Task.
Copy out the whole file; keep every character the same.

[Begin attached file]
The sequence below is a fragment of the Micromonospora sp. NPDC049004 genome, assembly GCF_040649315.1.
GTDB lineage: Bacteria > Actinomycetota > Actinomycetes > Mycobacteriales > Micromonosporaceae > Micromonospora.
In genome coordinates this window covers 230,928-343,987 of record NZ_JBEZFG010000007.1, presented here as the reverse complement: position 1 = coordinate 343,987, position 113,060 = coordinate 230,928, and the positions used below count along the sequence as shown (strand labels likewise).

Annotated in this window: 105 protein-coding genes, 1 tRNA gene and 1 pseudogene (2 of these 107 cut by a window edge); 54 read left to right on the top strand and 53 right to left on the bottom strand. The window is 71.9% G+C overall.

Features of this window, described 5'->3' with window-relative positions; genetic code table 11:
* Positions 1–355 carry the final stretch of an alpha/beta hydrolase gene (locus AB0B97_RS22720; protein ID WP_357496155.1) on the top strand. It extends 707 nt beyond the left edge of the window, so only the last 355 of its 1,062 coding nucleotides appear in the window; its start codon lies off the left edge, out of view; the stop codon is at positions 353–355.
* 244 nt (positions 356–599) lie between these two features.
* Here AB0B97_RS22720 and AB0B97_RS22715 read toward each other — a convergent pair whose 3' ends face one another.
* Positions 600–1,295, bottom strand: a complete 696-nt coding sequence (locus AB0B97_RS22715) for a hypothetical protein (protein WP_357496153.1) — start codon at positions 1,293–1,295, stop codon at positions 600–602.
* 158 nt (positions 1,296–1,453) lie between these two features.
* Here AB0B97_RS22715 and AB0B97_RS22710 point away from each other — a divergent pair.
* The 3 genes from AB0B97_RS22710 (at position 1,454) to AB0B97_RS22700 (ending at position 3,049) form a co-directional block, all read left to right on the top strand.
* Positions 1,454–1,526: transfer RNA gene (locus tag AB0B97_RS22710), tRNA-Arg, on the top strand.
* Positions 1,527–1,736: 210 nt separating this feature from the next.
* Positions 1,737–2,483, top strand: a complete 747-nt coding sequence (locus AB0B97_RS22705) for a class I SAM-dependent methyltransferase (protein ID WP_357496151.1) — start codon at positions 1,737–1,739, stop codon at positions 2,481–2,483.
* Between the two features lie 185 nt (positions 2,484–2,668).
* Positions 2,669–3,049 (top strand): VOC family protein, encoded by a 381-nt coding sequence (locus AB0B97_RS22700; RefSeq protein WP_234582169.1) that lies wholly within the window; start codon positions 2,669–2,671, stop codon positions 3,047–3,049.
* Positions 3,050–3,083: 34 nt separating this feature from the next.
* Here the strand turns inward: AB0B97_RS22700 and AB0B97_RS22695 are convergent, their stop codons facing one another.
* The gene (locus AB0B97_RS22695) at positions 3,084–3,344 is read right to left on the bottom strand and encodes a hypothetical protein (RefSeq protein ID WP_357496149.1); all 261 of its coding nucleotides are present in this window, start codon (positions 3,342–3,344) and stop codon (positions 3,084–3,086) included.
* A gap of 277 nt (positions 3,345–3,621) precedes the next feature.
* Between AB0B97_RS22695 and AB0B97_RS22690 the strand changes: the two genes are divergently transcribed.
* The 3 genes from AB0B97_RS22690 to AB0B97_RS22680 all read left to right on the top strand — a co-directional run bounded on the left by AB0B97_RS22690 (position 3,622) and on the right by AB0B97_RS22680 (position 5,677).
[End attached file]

The sequence below is a fragment of the Micromonospora sp. NPDC049004 genome, assembly GCF_040649315.1.
GTDB lineage: Bacteria > Actinomycetota > Actinomycetes > Mycobacteriales > Micromonosporaceae > Micromonospora.
In genome coordinates this window covers 230,928-343,987 of record NZ_JBEZFG010000007.1, presented here as the reverse complement: position 1 = coordinate 343,987, position 113,060 = coordinate 230,928, and the positions used below count along the sequence as shown (strand labels likewise).

Annotated in this window: 105 protein-coding genes, 1 tRNA gene and 1 pseudogene (2 of these 107 cut by a window edge); 54 read left to right on the top strand and 53 right to left on the bottom strand. The window is 71.9% G+C overall.

Features of this window, described 5'->3' with window-relative positions; genetic code table 11:
* Positions 1–355 carry the final stretch of an alpha/beta hydrolase gene (locus AB0B97_RS22720; protein ID WP_357496155.1) on the top strand. It extends 707 nt beyond the left edge of the window, so only the last 355 of its 1,062 coding nucleotides appear in the window; its start codon lies off the left edge, out of view; the stop codon is at positions 353–355.
* 244 nt (positions 356–599) lie between these two features.
* Here AB0B97_RS22720 and AB0B97_RS22715 read toward each other — a convergent pair whose 3' ends face one another.
* Positions 600–1,295, bottom strand: a complete 696-nt coding sequence (locus AB0B97_RS22715) for a hypothetical protein (protein WP_357496153.1) — start codon at positions 1,293–1,295, stop codon at positions 600–602.
* 158 nt (positions 1,296–1,453) lie between these two features.
* Here AB0B97_RS22715 and AB0B97_RS22710 point away from each other — a divergent pair.
* The 3 genes from AB0B97_RS22710 (at position 1,454) to AB0B97_RS22700 (ending at position 3,049) form a co-directional block, all read left to right on the top strand.
* Positions 1,454–1,526: transfer RNA gene (locus tag AB0B97_RS22710), tRNA-Arg, on the top strand.
* Positions 1,527–1,736: 210 nt separating this feature from the next.
* Positions 1,737–2,483, top strand: a complete 747-nt coding sequence (locus AB0B97_RS22705) for a class I SAM-dependent methyltransferase (protein ID WP_357496151.1) — start codon at positions 1,737–1,739, stop codon at positions 2,481–2,483.
* Between the two features lie 185 nt (positions 2,484–2,668).
* Positions 2,669–3,049 (top strand): VOC family protein, encoded by a 381-nt coding sequence (locus AB0B97_RS22700; RefSeq protein WP_234582169.1) that lies wholly within the window; start codon positions 2,669–2,671, stop codon positions 3,047–3,049.
* Positions 3,050–3,083: 34 nt separating this feature from the next.
* Here the strand turns inward: AB0B97_RS22700 and AB0B97_RS22695 are convergent, their stop codons facing one another.
* The gene (locus AB0B97_RS22695) at positions 3,084–3,344 is read right to left on the bottom strand and encodes a hypothetical protein (RefSeq protein ID WP_357496149.1); all 261 of its coding nucleotides are present in this window, start codon (positions 3,342–3,344) and stop codon (positions 3,084–3,086) included.
* A gap of 277 nt (positions 3,345–3,621) precedes the next feature.
* Between AB0B97_RS22695 and AB0B97_RS22690 the strand changes: the two genes are divergently transcribed.
* The 3 genes from AB0B97_RS22690 to AB0B97_RS22680 all read left to right on the top strand — a co-directional run bounded on the left by AB0B97_RS22690 (position 3,622) and on the right by AB0B97_RS22680 (position 5,677).